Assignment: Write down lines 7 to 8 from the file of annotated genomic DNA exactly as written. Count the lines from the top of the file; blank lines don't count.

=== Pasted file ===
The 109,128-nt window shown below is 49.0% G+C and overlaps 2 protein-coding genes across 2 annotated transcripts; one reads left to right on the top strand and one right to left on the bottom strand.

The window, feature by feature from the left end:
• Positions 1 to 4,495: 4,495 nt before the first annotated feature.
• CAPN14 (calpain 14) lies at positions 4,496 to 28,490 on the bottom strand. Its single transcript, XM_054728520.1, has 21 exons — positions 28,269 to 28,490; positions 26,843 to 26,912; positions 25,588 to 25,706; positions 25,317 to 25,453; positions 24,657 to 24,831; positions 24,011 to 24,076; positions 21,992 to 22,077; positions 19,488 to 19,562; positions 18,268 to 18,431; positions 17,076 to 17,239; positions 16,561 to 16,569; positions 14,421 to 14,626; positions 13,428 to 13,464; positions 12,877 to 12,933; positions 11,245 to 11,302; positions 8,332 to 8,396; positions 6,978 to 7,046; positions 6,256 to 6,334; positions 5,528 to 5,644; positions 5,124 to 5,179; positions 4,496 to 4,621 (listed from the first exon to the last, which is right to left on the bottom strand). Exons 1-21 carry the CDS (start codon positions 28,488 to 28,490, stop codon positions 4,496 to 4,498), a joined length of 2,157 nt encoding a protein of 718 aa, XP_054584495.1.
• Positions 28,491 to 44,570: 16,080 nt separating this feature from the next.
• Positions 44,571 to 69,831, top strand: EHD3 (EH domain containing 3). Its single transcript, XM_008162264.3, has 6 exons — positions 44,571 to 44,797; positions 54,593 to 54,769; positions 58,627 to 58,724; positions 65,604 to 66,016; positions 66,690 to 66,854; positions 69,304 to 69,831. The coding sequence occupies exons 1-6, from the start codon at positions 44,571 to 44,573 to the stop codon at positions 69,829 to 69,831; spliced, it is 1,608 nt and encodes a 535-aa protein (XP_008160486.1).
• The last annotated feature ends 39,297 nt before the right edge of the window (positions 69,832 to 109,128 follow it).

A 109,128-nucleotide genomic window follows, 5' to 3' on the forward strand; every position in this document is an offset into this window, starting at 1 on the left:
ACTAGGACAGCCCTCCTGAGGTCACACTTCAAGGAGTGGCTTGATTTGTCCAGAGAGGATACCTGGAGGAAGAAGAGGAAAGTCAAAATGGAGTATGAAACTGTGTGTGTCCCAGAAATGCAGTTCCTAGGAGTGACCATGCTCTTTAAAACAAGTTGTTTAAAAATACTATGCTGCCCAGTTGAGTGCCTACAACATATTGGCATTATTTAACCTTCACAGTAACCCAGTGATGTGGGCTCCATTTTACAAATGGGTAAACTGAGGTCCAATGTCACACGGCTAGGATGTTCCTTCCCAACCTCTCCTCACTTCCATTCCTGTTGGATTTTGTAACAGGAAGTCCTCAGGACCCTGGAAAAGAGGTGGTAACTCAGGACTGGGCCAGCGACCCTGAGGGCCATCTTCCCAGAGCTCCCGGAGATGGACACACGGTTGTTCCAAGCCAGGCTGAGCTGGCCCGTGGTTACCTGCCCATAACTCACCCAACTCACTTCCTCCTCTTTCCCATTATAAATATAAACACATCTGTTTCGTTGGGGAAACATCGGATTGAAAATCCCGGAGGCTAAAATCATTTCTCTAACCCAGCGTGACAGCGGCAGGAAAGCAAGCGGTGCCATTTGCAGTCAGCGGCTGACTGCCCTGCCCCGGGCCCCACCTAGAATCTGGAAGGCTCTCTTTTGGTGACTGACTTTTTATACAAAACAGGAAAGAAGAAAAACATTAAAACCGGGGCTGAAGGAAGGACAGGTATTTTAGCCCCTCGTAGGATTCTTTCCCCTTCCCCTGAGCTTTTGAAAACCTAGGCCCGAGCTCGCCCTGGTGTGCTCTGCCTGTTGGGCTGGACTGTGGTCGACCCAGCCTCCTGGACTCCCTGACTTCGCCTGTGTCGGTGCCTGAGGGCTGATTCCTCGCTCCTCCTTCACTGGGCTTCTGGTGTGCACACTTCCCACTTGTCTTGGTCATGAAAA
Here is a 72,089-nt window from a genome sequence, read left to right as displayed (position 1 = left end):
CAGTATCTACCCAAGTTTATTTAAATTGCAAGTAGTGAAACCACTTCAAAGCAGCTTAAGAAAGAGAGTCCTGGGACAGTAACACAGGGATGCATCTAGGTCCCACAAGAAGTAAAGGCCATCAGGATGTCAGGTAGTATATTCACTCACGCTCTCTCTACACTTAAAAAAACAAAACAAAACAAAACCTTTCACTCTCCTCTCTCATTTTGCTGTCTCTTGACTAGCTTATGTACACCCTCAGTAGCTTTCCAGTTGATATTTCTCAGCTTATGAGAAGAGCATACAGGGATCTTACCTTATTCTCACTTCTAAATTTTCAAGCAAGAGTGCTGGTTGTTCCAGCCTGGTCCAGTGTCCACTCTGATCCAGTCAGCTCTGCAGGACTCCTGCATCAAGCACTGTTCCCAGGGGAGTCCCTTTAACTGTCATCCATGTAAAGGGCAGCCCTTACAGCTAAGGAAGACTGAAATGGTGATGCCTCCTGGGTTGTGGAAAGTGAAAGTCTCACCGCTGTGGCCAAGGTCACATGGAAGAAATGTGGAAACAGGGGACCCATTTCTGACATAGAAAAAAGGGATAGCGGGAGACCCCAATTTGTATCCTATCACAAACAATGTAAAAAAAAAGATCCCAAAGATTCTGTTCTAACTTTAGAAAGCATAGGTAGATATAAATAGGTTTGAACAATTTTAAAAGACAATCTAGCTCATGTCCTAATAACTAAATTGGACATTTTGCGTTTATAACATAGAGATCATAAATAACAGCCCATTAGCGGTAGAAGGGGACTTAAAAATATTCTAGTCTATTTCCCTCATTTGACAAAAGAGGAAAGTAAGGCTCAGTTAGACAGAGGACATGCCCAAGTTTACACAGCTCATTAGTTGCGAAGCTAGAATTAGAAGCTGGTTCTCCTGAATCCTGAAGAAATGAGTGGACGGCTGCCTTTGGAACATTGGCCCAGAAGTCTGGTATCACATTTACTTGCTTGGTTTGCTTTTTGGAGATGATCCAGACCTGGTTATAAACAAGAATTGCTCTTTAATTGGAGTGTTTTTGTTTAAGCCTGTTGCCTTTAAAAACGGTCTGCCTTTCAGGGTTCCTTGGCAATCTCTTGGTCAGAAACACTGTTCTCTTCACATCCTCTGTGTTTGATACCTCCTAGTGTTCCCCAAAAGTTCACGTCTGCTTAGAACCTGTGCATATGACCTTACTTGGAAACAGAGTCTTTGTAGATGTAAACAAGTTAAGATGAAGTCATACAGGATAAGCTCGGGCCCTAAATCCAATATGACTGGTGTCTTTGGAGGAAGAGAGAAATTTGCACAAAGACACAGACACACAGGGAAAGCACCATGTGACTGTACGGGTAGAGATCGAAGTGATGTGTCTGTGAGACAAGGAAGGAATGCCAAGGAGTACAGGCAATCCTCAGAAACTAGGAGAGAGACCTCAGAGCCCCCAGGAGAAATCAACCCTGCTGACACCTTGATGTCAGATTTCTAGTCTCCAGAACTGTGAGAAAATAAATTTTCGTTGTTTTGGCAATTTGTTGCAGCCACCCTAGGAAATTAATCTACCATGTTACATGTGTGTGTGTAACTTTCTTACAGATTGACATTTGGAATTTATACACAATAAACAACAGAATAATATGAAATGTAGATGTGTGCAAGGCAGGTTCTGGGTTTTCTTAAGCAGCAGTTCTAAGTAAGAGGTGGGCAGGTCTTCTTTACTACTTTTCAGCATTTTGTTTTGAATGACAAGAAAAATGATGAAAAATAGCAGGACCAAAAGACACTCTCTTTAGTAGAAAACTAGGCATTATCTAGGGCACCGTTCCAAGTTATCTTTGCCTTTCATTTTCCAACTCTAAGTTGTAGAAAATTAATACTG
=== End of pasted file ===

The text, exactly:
• The last annotated feature ends 39,297 nt before the right edge of the window (positions 69,832 to 109,128 follow it).

A 109,128-nucleotide genomic window follows, 5' to 3' on the forward strand; every position in this document is an offset into this window, starting at 1 on the left: